USGS Uncovers New Link in Bird Flu's Global Spread
MONDAY MAR 28 2011
Bird flu -- also known as highly pathogenic avian influenza H5N1
-- remains a serious threat to our global health and economy. Since 2003 it has killed 300 people, including 18 in 2010, and has led to the culling of more than 250 million domestic poultry
throughout Eurasia and Africa. Although H5N1 has not yet been detected in the United States, needless to say global research on the linkages and sources of this disease is of great importance.
This month, USGS researchers published a study uncovering a new link between wild birds and domestic poultry in the spread of H5N1
. It is the first evidence of a mechanism for transmission between domestic farms and wild birds.
|WERC lead scientist John Takekawa holds a wild Bar-Headed Goose (Anser indicus) in Chitwan National Park, Nepal. The goose is outfitted with a solar-powered GPS satellite transmitter, so researchers can track its migratory path across Asia and known avian flu regions. Image courtesy of Salim Javed/ Environmental Agency, UAE.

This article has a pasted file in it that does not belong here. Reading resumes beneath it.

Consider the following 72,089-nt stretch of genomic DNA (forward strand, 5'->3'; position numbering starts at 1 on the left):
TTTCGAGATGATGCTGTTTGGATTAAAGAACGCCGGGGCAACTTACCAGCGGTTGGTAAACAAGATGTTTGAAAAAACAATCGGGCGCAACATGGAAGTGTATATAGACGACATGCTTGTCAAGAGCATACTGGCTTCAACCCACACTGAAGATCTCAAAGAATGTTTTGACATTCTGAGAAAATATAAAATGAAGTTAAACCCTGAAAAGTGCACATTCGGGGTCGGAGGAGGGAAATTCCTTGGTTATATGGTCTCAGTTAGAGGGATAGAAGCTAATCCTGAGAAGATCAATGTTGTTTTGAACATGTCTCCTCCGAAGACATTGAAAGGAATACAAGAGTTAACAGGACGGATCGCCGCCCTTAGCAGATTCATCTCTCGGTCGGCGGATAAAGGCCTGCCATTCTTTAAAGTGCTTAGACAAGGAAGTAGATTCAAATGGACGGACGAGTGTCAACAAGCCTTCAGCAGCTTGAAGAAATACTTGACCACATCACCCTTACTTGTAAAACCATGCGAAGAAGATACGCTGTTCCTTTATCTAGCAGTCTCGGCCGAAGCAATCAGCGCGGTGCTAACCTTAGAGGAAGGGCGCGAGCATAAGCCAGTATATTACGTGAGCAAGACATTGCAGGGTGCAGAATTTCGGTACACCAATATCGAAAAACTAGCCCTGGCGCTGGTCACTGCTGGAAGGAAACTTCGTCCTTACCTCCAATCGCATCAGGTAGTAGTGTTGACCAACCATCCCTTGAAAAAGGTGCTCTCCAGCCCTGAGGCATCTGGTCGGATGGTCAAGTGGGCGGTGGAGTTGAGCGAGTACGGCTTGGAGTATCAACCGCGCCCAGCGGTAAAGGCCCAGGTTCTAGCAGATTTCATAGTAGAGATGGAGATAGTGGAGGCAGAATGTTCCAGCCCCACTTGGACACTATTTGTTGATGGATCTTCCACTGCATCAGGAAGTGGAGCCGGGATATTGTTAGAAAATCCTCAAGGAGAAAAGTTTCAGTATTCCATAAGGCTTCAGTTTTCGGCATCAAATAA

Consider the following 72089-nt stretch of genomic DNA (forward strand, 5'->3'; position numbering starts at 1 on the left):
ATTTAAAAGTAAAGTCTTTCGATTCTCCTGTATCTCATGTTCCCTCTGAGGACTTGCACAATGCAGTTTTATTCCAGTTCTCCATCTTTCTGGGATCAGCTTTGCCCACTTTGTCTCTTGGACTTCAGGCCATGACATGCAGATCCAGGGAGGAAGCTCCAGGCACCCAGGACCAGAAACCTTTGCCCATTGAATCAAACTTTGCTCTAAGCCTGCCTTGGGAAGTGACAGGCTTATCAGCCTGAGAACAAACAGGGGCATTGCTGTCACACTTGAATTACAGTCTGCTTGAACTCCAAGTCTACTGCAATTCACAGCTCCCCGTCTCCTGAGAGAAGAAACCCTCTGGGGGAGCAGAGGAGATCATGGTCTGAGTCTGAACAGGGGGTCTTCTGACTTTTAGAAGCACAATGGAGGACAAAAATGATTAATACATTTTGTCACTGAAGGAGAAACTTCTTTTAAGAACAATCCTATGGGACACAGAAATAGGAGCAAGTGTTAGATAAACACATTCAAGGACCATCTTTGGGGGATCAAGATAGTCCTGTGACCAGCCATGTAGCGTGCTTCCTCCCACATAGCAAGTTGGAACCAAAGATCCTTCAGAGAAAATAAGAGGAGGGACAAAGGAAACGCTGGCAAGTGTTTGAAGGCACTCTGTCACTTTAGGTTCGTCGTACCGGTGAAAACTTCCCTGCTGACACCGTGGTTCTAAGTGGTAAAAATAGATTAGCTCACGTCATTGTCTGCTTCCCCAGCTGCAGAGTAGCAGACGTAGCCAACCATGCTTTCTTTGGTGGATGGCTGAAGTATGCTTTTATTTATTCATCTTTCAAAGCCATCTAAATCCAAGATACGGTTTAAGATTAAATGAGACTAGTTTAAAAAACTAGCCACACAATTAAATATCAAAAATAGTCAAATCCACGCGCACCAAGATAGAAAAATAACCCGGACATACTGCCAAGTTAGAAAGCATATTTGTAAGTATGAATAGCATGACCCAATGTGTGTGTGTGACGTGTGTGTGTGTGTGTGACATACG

The potential involvment of wild birds in the spread of H5N1 is thus far unique to the Central Asian Flyway -- a migration path extending from India through China to Siberia. Similar studies east of this region have not found the same relationship between wild birds and disease outbreaks. Nevertheless, the bar-headed goose connection adds another link in our understanding of the virus' global spread.
This research would not have been possible without the support and participation of international partners. "We must realize that we are all globally connected," says Prosser. "What we learn in regions where this virus has become endemic is critical to preparing prevention measures in currently disease-free regions."
-- Ben Young Landis